The professional philosophical community has been in a bit of an uproar lately following the publication in Hypatia of Rebecca Tuvel’s provocative “In Defense of Transracialism” (paywalled content, but the abstract is available).
Daily Nous has a not-exactly-unopinionated write-up of the controversy here. I’ll avoid comment on the kerfuffle for now, but I do want to say a few things about one of the paper’s arguments.
Of course, the last thing anyone wants to read is a white dude’s take on the issue of transracial identification, but I just want to briefly home in on what seems to me a couple of important sub-issues which Tuvel brushes against but doesn’t really address in the necessary detail. Personal disclosure: I admit to finding the idea of transracial identification (but not transgender identification) deeply problematic on a gut level, but I’m not sure I fully understand why. I’m trying to isolate here what might be some relevant variables.
In her response to the fourth objection to transracialism—”that it is a wrongful exercise of white privilege for a white person to cross into the black racial category, and that such crossing is therefore wrong”—Tuvel writes:
Assume for the sake of argument that it is easier for a female-to-male (ftm) transgender individual to be read [sic?] and accepted as male than vice versa. If true, we might say that ftm transgender individuals exercise an “ftm trans” privilege that mtf transgender individuals lack. If this seems of minor relevance to the ethics of ftm transitions, then it should also seem of minor relevance to the ethics of white to black transitions.
My first thought is that a more apt comparatum would be male-to-female transgender individuals, i.e., those assigned at birth to a more privileged class crossing into a less privileged class. Suppose, then (again, just for the sake of argument), that mtf individuals enjoyed widespread passing privilege while ftm individuals had hardly any at all. Now, one certainly ought to regard this disparity as a problem. Tuvel’s point, though, seems to be that it’s a largely orthogonal problem, one whose solution would involve the removal of barriers to unprivileged-privileged class crossings, not the imposition of barriers to privileged-unprivileged class crossings.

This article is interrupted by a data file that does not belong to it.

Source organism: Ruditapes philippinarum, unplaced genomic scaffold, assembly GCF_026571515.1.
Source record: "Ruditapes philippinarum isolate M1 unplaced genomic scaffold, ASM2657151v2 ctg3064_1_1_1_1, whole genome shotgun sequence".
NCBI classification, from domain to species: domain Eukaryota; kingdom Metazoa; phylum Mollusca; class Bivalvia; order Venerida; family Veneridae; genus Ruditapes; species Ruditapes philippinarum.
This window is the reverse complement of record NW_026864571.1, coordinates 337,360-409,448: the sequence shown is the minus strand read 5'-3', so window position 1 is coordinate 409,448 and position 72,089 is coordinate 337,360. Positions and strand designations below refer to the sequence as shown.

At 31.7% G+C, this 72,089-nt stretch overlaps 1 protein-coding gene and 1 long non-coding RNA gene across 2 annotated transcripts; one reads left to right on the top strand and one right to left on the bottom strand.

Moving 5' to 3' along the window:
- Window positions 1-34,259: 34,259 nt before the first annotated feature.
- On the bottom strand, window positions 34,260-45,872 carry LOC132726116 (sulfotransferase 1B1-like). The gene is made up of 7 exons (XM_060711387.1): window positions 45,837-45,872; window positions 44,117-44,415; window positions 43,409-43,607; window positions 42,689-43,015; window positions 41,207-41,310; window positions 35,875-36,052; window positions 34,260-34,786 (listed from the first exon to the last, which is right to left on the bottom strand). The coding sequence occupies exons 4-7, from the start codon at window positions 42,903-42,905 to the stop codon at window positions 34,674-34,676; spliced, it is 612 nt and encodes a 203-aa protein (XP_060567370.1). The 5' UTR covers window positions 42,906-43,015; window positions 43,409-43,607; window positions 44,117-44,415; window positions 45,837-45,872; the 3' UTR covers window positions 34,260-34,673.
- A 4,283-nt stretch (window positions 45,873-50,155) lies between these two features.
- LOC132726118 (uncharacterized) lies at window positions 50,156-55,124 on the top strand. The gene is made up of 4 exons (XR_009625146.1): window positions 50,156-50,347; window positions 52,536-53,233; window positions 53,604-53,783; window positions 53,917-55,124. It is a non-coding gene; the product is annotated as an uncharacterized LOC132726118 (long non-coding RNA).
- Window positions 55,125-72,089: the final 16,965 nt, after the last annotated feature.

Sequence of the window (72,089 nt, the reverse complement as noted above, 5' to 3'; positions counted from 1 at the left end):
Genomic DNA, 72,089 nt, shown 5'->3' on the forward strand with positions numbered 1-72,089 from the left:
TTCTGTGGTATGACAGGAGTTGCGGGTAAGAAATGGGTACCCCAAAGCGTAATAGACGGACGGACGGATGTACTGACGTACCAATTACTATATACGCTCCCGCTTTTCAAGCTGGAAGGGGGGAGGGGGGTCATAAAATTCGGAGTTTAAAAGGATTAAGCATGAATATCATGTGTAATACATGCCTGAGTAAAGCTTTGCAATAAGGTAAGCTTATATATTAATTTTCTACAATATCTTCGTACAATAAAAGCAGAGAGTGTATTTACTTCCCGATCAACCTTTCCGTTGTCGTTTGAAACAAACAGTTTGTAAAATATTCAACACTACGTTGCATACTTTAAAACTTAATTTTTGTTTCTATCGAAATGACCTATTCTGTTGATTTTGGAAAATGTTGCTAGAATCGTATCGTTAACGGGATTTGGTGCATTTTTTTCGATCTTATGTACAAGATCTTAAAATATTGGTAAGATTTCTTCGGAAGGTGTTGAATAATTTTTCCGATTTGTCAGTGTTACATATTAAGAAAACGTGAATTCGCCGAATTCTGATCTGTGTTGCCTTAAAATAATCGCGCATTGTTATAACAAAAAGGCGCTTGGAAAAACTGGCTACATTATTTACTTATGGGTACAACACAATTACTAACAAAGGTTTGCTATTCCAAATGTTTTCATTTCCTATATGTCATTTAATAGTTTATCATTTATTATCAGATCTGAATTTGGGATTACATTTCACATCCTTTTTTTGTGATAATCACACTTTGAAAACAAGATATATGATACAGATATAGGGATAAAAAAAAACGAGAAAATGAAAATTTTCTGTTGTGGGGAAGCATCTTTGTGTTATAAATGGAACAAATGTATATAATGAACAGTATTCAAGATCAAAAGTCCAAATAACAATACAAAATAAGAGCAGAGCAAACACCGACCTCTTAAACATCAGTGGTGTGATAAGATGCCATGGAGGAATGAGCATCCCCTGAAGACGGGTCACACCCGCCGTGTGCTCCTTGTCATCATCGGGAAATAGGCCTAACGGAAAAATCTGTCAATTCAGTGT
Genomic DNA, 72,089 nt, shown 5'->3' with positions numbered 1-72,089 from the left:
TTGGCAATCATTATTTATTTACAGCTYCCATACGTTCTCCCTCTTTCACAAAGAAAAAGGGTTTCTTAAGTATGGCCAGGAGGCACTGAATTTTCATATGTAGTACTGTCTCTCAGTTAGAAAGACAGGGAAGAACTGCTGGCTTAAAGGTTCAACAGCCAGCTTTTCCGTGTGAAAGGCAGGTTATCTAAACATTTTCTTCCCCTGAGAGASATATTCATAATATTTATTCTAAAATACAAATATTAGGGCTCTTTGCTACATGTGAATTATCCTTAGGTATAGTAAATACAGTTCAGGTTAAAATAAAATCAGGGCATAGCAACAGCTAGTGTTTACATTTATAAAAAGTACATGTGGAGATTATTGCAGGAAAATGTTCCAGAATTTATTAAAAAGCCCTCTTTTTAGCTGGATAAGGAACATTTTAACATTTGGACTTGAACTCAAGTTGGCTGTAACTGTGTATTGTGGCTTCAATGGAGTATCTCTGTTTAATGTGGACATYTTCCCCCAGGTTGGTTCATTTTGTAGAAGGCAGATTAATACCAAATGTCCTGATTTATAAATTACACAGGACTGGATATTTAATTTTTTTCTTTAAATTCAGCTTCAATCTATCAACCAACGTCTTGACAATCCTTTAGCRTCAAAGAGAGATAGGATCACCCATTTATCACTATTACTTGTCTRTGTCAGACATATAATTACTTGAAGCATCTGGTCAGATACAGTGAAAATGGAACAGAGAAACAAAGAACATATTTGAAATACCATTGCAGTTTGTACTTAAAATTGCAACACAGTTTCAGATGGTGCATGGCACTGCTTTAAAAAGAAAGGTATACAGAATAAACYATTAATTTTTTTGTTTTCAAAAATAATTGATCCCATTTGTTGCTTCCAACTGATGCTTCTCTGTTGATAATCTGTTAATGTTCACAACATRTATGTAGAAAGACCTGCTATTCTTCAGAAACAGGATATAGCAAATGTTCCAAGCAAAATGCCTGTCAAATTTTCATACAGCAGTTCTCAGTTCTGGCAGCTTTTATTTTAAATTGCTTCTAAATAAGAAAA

It seems to me that the particular dynamics of privilege are important here. Privilege, being typically conceptualized in a relative, comparative way, is often treated as a finite resource; for one group to gain privilege, another must give some of it up. In many contexts, this makes sense; if a company in which Group A is overrepresented makes a concerted effort to hire more people from Group B, then, eo ipso, fewer people from Group A are going to get hired (assuming, of course, a constant hiring rate). But it’s not clear to me that disparities in passing privilege like those discussed above have the same zero-sum dynamic. That is, it’s not clear that there’s any sort of connection, conceptual or causal, between reducing the passing privilege of one group and increasing that of another.
I suppose one could grant this but still maintain that transracial exclusion is a moral necessity until (and only until) such time as broader social changes would allow for equality in passing privilege. This sentiment seems to be echoed in Tamara Winfrey Harris’ claim that she would “accept Ms. Dolezal as black like me only when society can accept me as white like her.” Tuvel would likely reply that if we find this argument objectionable in the transgender case, then we ought to find it objectionable in the transracial case. But it may be worth remembering that our “transgender case” here is (very probably) fictional with respect to the huge disparity in passing privilege we’ve stipulated. To make the comparison even closer, at the cost of veering a bit into sci-fi territory, suppose additionally that in the transgender case, men outnumbered women in our society by nearly five to one. So it’s not only the case that passing privilege in this hypothetical society is granted almost exclusively to trans women but also that men have a much greater say, even independently of whatever non-numerical privileges they possess, in who passes. I suspect that at least a few trans-inclusive feminists might find themselves a little sympathetic to a transgender version of Harris’ argument if they found themselves in such a world.
Of course, this alone wouldn’t tell us whether the argument was any good. My intuition is that there’s still an important difference here in that it seems a trans woman would—even in our sci-fi society—be more harmed by a refusal of recognition than would someone like Rachel Dolezal. I’m not completely sure of the basis of that intuition, however, nor therefore of its justifiability. So let’s explore a bit.